Experimentation on Embryos to Continue Despite 'Adult' Stem Cell Breakthrough
By Patrick Goodenough International Editor
March 28, 2005

( - Australian scientists will be allowed to harvest stem cells from human embryos left over from in-vitro fertilization (IVF) treatment despite recent breakthroughs in research using alternative and non-controversial sources for the cells.

For the past three years, a moratorium has been in place, preventing the use of IVF embryos for the experimentation, which researchers hope will in time produce cures for debilitating diseases.

Pro-lifers oppose the work, which results in the destruction of the embryos.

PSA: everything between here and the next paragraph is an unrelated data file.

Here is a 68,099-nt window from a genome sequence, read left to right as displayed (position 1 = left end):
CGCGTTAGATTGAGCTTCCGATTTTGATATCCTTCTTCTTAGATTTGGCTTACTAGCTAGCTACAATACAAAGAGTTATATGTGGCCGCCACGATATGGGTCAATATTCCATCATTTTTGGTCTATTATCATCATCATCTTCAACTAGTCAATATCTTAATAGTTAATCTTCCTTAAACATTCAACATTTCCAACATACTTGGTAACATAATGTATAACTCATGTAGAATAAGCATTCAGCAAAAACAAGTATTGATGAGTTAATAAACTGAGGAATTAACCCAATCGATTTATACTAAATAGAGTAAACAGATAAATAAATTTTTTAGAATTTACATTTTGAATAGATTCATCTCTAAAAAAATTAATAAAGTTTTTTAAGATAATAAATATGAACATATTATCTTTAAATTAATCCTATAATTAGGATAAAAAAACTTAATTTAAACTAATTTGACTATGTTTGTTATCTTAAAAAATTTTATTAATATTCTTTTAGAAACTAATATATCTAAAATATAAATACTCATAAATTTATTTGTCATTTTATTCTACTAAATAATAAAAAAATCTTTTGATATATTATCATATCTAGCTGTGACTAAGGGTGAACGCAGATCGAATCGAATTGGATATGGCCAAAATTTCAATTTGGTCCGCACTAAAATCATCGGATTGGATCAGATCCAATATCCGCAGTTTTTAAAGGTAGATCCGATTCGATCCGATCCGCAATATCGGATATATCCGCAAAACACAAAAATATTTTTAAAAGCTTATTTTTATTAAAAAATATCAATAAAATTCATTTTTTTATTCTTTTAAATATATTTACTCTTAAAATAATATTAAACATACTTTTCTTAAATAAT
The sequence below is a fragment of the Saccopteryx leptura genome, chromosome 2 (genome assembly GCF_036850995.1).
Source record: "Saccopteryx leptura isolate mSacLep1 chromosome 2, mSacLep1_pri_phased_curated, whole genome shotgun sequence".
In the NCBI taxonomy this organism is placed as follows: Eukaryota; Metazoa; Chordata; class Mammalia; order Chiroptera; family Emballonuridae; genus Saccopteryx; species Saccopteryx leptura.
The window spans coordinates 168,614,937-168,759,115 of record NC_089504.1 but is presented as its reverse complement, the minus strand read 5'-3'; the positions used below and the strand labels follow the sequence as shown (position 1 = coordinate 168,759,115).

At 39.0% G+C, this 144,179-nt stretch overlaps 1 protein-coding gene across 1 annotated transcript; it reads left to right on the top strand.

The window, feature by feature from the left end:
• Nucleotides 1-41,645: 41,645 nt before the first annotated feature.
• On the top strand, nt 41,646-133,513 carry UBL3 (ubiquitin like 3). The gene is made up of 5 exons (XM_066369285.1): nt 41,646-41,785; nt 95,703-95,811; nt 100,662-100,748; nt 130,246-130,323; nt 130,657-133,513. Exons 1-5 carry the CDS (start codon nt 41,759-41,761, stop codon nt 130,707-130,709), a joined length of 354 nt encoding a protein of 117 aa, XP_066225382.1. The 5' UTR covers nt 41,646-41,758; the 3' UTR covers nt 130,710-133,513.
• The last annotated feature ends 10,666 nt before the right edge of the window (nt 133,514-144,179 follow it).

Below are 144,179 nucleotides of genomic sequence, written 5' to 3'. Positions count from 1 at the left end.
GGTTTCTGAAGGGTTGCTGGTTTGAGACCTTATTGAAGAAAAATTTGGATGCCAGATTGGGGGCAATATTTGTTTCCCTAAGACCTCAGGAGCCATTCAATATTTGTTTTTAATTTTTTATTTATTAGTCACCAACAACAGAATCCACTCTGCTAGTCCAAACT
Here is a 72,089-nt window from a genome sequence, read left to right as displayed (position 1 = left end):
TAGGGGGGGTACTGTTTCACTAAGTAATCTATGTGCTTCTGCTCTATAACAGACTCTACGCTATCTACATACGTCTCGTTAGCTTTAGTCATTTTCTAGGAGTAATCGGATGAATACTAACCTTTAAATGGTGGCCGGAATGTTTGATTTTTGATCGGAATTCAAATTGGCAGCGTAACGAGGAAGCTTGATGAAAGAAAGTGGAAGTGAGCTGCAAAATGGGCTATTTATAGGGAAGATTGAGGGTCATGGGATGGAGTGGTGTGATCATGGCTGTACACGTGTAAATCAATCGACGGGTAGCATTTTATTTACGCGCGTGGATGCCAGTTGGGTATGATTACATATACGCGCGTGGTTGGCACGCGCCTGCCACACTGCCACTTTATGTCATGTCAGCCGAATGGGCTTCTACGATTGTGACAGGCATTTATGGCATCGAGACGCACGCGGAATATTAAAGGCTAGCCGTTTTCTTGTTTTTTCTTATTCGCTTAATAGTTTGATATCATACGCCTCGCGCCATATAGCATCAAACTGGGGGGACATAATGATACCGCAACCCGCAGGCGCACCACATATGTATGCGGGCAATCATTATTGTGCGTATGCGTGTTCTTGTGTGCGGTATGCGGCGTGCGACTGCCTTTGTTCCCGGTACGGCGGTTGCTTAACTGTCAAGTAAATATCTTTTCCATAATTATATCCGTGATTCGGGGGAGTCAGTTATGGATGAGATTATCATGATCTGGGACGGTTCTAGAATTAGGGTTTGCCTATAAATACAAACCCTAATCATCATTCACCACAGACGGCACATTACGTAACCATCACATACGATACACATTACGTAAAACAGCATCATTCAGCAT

With the three years drawing to a close, Prime Minister John Howard had indicated that he wanted to extend the moratorium by another year.

But after failing to reach agreement on the matter with individual state governments -- which generally support the research and have passed their own laws -- Howard dropped the plan.

An end to the moratorium means that scientists will be permitted to use embryos created after April 2002 for the research. Only embryos created in the course of IVF treatment, and unwanted by their parents, may be used.

Stem cells are the "building blocks" of all tissue, with the potential to grow into nerve, muscle, liver and other cells.

The cloning of embryos for their stem cells is currently banned in Australia, but the ban comes up for review later this year, and a tough battle is expected between scientists and patient lobby groups on one hand and pro-lifers and churches on the other.